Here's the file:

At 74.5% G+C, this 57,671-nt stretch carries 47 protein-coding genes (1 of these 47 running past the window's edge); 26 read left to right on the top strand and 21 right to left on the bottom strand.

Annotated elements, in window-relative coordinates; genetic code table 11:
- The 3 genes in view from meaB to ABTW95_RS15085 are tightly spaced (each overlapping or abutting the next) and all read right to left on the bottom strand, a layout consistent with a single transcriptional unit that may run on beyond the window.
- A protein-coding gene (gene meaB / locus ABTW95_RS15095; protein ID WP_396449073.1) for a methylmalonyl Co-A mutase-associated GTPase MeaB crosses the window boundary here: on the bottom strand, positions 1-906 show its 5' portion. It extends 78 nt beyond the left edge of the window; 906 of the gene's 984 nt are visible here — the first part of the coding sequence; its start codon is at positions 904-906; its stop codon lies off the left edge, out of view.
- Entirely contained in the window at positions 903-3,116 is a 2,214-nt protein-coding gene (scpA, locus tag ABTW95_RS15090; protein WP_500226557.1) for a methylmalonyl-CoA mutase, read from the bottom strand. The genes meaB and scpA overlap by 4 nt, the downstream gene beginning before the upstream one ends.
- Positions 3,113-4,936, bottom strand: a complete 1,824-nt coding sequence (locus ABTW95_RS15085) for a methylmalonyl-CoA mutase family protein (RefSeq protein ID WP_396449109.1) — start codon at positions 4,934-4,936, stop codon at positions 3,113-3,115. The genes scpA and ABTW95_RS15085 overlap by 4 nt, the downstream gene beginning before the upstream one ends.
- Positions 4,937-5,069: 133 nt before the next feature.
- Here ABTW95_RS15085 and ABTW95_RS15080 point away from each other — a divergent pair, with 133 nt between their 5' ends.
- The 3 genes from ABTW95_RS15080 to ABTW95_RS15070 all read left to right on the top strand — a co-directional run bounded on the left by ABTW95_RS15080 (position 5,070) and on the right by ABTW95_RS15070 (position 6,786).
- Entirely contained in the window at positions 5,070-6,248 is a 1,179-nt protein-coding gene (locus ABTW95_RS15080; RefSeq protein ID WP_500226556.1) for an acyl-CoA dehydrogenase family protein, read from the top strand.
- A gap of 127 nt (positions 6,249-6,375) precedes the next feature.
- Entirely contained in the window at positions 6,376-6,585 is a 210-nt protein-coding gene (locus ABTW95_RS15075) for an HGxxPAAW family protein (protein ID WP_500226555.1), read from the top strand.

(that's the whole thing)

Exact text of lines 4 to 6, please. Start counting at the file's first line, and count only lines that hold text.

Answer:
- A protein-coding gene (gene meaB / locus ABTW95_RS15095; protein ID WP_396449073.1) for a methylmalonyl Co-A mutase-associated GTPase MeaB crosses the window boundary here: on the bottom strand, positions 1-906 show its 5' portion. It extends 78 nt beyond the left edge of the window; 906 of the gene's 984 nt are visible here — the first part of the coding sequence; its start codon is at positions 904-906; its stop codon lies off the left edge, out of view.
- Entirely contained in the window at positions 903-3,116 is a 2,214-nt protein-coding gene (scpA, locus tag ABTW95_RS15090; protein WP_500226557.1) for a methylmalonyl-CoA mutase, read from the bottom strand. The genes meaB and scpA overlap by 4 nt, the downstream gene beginning before the upstream one ends.
- Positions 3,113-4,936, bottom strand: a complete 1,824-nt coding sequence (locus ABTW95_RS15085) for a methylmalonyl-CoA mutase family protein (RefSeq protein ID WP_396449109.1) — start codon at positions 4,934-4,936, stop codon at positions 3,113-3,115. The genes scpA and ABTW95_RS15085 overlap by 4 nt, the downstream gene beginning before the upstream one ends.